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I am getting into Haskell and found the book "learn you a Haskell" most helpful. I am up to the section on applicative functors.

I am puzzled by the following as it appears in the book:

(\x y z -> [x, y, z]) <$> (+3) <*> (*2) <*> (/2) $ 5

which yields the output:


First of all, I have confirmed my suspicion in ghci in regards to precedence of the operators, so that the above equals the following ugly statement:

(((\x y z -> [x,y,z]) <$> (+3)) <*> (*2) <*> (/2)) $ 5 

So from that it becomes clear that the first thing that happens is the fmap call via the (<$>) infix operator.

And this is the core of what boggles my mind currently. The definition of fmap (here shown as infix (<$>)) is:

(<$>) :: (Functor f) => (a -> b) -> f a -> f b

But in the equation I am struggling with, (\x y z -> [x, y, z]) takes three arguments, not just one. So how could the first argument of type (a -> b) be satisfied?

I think it might have to do with partial application / currying but I cannot figure it out. I would greatly appreciate an explanation. Hope I have formulated the question well enough.

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The lambda calculus can be tricky. –  Vektorweg Jan 27 '14 at 12:01

4 Answers 4

Simple answer: there are no functions with multiple arguments in Haskell!

There are two candidates for what you might call "dyadic function": a function that takes a (single!) tuple, and – by far prevalent in Haskell – curried functions. Those take just one argument, but the result is a function again.

So, to figure out what e.g. fmap (+) does, let's write

type IntF = Int -> Int

-- (+) :: Int -> IntF
-- fmap :: ( a -> b  ) ->  f a -> f b
--  e.g.:: (Int->IntF) -> f Int->f IntF

Test it yourself in GHCi:

Prelude> type IntF = Int -> Int
Prelude> let (#) = (+) :: Int -> IntF
Prelude> :t fmap (#)
fmap (#) :: Functor f => f Int -> f IntF

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Consider a function of type

f :: a -> b -> c -> d

where d is any other type. Due to currying, this can be thought of as a function with the following type

f :: a -> (b -> c -> d)

i.e. a function that takes an a and returns function of type b -> c -> d. If you apply fmap, you have

-- the type of fmap, which is also :: (a -> r) -> (f a -> f r)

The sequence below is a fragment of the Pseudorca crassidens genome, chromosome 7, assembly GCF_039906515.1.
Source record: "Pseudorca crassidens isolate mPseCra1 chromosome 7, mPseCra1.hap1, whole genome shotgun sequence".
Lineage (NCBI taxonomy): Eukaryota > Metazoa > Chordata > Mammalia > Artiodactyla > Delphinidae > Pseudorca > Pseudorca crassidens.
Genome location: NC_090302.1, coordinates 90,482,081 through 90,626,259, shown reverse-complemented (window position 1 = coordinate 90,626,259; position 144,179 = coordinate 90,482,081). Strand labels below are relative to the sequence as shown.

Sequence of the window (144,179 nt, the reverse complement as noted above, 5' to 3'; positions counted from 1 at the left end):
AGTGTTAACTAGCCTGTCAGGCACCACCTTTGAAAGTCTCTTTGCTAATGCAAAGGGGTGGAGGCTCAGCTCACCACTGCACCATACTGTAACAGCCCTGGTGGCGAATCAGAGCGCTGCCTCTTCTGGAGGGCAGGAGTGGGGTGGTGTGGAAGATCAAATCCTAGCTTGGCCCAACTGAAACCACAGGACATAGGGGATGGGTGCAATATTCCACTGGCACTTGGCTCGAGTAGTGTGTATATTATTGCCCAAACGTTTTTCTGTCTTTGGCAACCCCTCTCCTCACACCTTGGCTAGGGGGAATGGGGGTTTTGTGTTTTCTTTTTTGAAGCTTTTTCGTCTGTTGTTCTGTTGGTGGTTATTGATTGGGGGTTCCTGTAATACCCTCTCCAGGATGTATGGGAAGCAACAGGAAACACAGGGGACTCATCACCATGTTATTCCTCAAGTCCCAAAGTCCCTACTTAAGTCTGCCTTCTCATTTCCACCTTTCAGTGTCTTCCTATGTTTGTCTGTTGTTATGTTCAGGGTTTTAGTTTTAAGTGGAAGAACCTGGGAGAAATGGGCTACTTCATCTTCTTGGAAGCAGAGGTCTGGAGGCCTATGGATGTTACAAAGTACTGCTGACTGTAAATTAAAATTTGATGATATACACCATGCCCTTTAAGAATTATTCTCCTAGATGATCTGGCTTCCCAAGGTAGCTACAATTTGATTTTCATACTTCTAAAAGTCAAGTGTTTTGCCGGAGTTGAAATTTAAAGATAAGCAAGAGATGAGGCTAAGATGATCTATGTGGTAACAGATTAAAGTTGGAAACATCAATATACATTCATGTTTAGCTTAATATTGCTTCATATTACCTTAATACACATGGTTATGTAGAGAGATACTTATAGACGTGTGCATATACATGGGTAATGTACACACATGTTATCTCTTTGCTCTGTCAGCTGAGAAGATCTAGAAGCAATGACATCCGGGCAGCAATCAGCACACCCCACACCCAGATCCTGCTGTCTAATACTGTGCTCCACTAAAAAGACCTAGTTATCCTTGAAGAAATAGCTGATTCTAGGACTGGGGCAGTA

fmap :: Functor f => (a -> r) -> f a -> f r

-- the type of f
f :: a -> (b -> c -> d)

-- so, setting r = b -> c -> d
fmap f :: f a -> f (b -> c -> d)

Which is now of the right type to be used as the left-hand argument to (<*>).

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Because you can take a 3-argument function, feed it just one argument, and this results in a 2-argument function. So you're going to end up with a list of 2-argument functions. You can then apply one more argument, ending up with a list of 1-argument functions, and finally apply the last argument, whereupon you end up with a list of ordinary numbers.

Incidentally, this is why Haskell has curried functions. It makes it easy to write constructs like this one which work for any number of function arguments. :-)

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I personally find the applicative functor instance for functions a bit strange. I'll walk you through this example to try to understand intuitively what's going on:

>>> :t (\x y z -> [x, y, z]) <$> (+3)
... :: Num a => a -> a -> a -> [a]
>>> ((\x y z -> [x, y, z]) <$> (+3)) 1 2 3

This applies (+3) to the first parameter of the inner function. The other 2 outer parameters are passed to the inner function unmodified.

Let's add an applicative:

>>> :t (\x y z -> [x, y, z]) <$> (+3) <*> (*2)
... :: Num a => a -> a -> [a]
>>> ((\x y z -> [x, y, z]) <$> (+3) <*> (*2)) 1 2

This applies (+3) to the first argument as before. With the applicative, the first outer parameter (1) is applied (*2) and passed as the second parameter of the inner function. The second outer parameter is passed unmodified to the inner function as its third parameter.

Guess what happens when we use another applicative:

>>> :t (\x y z -> [x, y, z]) <$> (+3) <*> (*2) <*> (/2)
... :: Fractional a => a -> [a]
>>> (\x y z -> [x, y, z]) <$> (+3) <*> (*2) <*> (/2) $ 1

3 applications to the same parameter passed as 3 arguments to the inner function.

It's not theoretically solid explanation, but it can give an intuition about how the applicative instance of functions works.

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